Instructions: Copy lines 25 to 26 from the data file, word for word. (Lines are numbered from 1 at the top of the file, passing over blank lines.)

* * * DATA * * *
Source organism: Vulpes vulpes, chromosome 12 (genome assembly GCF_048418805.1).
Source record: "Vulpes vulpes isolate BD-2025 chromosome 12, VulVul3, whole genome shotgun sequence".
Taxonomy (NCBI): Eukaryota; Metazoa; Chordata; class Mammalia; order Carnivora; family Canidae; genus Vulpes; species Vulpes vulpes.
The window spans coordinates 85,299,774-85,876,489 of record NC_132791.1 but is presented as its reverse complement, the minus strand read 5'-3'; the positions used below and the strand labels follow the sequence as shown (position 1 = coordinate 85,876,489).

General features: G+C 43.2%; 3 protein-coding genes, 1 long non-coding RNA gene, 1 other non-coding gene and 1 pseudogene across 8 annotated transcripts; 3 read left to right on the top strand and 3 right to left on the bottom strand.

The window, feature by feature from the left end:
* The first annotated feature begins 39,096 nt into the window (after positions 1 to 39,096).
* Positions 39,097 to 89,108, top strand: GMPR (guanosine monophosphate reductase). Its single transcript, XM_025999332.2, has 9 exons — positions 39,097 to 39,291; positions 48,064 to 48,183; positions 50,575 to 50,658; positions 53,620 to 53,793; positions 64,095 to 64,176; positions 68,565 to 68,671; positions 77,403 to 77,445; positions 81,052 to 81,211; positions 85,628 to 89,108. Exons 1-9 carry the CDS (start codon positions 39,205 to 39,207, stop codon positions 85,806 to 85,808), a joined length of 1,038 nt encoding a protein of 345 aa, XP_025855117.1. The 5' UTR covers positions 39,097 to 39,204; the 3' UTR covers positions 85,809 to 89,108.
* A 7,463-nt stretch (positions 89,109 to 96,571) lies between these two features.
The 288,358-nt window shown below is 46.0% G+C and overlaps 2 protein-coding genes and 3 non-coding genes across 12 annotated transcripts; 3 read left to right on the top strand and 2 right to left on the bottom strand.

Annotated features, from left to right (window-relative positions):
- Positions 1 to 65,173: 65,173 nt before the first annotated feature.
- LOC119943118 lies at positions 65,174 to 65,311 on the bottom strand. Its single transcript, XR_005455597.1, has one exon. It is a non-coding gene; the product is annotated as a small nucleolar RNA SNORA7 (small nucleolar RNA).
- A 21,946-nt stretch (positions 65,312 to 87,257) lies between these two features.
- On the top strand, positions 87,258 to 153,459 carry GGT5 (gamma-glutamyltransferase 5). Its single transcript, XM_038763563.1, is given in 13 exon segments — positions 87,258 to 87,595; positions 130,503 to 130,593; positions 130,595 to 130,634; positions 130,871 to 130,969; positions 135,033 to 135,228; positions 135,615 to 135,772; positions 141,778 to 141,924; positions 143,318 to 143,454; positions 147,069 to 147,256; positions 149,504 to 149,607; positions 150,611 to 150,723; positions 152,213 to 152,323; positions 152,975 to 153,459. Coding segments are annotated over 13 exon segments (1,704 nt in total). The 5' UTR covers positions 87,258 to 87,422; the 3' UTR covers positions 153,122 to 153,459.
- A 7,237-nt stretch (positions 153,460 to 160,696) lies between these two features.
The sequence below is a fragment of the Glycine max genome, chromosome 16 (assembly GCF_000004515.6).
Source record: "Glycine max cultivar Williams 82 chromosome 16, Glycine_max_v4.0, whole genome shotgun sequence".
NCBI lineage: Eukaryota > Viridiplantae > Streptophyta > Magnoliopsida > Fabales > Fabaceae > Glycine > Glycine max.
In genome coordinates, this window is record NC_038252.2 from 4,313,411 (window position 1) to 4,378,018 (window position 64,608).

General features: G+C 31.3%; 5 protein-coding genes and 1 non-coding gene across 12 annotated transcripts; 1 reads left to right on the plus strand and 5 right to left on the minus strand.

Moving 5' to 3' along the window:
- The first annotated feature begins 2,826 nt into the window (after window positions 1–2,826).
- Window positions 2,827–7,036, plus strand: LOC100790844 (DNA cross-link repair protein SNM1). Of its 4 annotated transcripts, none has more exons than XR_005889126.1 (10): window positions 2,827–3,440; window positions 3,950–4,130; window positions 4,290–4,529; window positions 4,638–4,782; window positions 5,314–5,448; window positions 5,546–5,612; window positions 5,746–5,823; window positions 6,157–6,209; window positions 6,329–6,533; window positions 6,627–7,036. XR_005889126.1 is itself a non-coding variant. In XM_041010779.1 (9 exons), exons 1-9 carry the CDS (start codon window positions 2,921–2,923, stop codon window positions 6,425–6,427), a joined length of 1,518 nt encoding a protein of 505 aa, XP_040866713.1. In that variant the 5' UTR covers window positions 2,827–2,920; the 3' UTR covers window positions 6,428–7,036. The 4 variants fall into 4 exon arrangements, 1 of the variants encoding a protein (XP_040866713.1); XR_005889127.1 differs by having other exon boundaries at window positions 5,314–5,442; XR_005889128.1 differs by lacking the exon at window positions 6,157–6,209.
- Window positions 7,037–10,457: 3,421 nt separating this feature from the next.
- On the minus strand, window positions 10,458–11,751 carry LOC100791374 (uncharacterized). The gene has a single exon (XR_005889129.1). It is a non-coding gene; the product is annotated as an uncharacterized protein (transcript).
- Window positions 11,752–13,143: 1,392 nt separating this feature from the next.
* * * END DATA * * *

- Window positions 7,037–10,457: 3,421 nt separating this feature from the next.
- On the minus strand, window positions 10,458–11,751 carry LOC100791374 (uncharacterized). The gene has a single exon (XR_005889129.1). It is a non-coding gene; the product is annotated as an uncharacterized protein (transcript).